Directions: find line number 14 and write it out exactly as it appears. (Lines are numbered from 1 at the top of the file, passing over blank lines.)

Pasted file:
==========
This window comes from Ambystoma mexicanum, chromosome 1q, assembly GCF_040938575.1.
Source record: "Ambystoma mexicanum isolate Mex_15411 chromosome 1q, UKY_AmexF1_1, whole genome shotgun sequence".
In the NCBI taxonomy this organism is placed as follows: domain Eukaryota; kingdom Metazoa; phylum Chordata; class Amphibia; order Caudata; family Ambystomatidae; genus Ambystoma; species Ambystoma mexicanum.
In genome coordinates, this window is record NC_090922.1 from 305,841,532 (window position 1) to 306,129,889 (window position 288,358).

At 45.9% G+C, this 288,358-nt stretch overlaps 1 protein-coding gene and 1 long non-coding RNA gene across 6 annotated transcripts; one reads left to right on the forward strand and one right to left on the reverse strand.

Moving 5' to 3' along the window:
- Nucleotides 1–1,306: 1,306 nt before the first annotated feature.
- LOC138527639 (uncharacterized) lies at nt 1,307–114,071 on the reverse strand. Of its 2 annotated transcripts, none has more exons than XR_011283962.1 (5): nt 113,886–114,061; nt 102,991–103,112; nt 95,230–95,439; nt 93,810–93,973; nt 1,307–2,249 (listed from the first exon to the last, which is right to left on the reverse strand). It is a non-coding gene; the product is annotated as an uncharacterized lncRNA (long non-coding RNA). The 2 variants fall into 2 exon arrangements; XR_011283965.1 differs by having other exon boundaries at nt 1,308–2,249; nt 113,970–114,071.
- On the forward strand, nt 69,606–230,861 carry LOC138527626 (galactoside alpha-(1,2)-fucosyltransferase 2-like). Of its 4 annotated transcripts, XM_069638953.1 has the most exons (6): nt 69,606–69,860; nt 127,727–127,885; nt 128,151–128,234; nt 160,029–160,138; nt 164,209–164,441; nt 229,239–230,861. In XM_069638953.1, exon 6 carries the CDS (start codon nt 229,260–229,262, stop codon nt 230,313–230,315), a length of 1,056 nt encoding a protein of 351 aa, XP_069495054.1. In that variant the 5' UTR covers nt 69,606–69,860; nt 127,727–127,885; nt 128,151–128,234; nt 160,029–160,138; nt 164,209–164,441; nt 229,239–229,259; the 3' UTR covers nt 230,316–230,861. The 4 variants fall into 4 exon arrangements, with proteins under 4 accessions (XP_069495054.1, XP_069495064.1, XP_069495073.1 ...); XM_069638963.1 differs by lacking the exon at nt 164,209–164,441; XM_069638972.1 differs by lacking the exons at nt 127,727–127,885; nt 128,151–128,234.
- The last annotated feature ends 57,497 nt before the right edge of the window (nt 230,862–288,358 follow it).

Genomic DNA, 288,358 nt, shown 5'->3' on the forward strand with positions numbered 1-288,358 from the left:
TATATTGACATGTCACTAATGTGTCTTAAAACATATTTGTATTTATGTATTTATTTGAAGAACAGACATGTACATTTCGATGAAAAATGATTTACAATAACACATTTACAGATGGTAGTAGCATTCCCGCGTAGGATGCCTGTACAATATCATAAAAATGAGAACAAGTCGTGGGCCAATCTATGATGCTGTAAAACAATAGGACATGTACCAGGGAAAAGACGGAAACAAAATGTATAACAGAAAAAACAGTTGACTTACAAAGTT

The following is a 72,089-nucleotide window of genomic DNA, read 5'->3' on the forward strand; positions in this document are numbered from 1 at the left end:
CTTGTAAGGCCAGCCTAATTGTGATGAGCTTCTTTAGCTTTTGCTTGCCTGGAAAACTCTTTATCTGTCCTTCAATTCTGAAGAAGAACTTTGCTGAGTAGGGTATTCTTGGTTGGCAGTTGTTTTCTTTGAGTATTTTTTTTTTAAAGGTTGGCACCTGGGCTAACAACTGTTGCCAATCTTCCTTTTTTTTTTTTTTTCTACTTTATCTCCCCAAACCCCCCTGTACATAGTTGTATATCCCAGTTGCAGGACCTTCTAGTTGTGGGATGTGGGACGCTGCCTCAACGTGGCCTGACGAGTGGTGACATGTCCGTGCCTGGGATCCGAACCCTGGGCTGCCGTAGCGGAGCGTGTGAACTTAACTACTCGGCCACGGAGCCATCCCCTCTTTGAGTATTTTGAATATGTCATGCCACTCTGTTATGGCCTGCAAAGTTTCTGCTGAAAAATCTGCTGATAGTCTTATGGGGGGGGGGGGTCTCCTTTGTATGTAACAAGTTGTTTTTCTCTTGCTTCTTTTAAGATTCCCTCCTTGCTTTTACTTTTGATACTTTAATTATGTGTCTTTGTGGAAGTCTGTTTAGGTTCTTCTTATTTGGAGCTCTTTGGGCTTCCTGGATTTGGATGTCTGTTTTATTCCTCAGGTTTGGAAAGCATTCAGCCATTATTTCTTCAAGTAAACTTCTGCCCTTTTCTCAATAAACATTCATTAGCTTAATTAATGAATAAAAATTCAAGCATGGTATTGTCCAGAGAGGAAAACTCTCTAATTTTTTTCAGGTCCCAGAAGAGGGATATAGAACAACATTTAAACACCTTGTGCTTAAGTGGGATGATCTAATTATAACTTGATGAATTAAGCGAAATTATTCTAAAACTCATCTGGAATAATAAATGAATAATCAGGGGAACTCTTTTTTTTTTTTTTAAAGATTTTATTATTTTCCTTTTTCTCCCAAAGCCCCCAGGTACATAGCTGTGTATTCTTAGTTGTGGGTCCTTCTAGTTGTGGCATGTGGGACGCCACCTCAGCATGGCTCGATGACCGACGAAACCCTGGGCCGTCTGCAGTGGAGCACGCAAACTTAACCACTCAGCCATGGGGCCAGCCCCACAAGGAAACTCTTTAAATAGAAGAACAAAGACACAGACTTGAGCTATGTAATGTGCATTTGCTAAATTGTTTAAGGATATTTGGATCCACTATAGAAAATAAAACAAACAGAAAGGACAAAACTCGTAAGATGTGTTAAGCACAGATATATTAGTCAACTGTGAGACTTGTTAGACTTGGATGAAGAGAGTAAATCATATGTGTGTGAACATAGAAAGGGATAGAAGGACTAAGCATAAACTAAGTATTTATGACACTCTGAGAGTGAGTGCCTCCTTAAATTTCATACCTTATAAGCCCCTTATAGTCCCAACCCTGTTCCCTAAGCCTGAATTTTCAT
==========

CTTGTAAGGCCAGCCTAATTGTGATGAGCTTCTTTAGCTTTTGCTTGCCTGGAAAACTCTTTATCTGTCCTTCAATTCTGAAGAAGAACTTTGCTGAGTAGGGTATTCTTGGTTGGCAGTTGTTTTCTTTGAGTATTTTTTTTTTAAAGGTTGGCACCTGGGCTAACAACTGTTGCCAATCTTCCTTTTTTTTTTTTTTTCTACTTTATCTCCCCAAACCCCCCTGTACATAGTTGTATATCCCAGTTGCAGGACCTTCTAGTTGTGGGATGTGGGACGCTGCCTCAACGTGGCCTGACGAGTGGTGACATGTCCGTGCCTGGGATCCGAACCCTGGGCTGCCGTAGCGGAGCGTGTGAACTTAACTACTCGGCCACGGAGCCATCCCCTCTTTGAGTATTTTGAATATGTCATGCCACTCTGTTATGGCCTGCAAAGTTTCTGCTGAAAAATCTGCTGATAGTCTTATGGGGGGGGGGGGTCTCCTTTGTATGTAACAAGTTGTTTTTCTCTTGCTTCTTTTAAGATTCCCTCCTTGCTTTTACTTTTGATACTTTAATTATGTGTCTTTGTGGAAGTCTGTTTAGGTTCTTCTTATTTGGAGCTCTTTGGGCTTCCTGGATTTGGATGTCTGTTTTATTCCTCAGGTTTGGAAAGCATTCAGCCATTATTTCTTCAAGTAAACTTCTGCCCTTTTCTCAATAAACATTCATTAGCTTAATTAATGAATAAAAATTCAAGCATGGTATTGTCCAGAGAGGAAAACTCTCTAATTTTTTTCAGGTCCCAGAAGAGGGATATAGAACAACATTTAAACACCTTGTGCTTAAGTGGGATGATCTAATTATAACTTGATGAATTAAGCGAAATTATTCTAAAACTCATCTGGAATAATAAATGAATAATCAGGGGAACTCTTTTTTTTTTTTTTAAAGATTTTATTATTTTCCTTTTTCTCCCAAAGCCCCCAGGTACATAGCTGTGTATTCTTAGTTGTGGGTCCTTCTAGTTGTGGCATGTGGGACGCCACCTCAGCATGGCTCGATGACCGACGAAACCCTGGGCCGTCTGCAGTGGAGCACGCAAACTTAACCACTCAGCCATGGGGCCAGCCCCACAAGGAAACTCTTTAAATAGAAGAACAAAGACACAGACTTGAGCTATGTAATGTGCATTTGCTAAATTGTTTAAGGATATTTGGATCCACTATAGAAAATAAAACAAACAGAAAGGACAAAACTCGTAAGATGTGTTAAGCACAGATATATTAGTCAACTGTGAGACTTGTTAGACTTGGATGAAGAGAGTAAATCATATGTGTGTGAACATAGAAAGGGATAGAAGGACTAAGCATAAACTAAGTATTTATGACACTCTGAGAGTGAGTGCCTCCTTAAATTTCATACCTTATAAGCCCCTTATAGTCCCAACCCTGTTCCCTAAGCCTGAATTTTCAT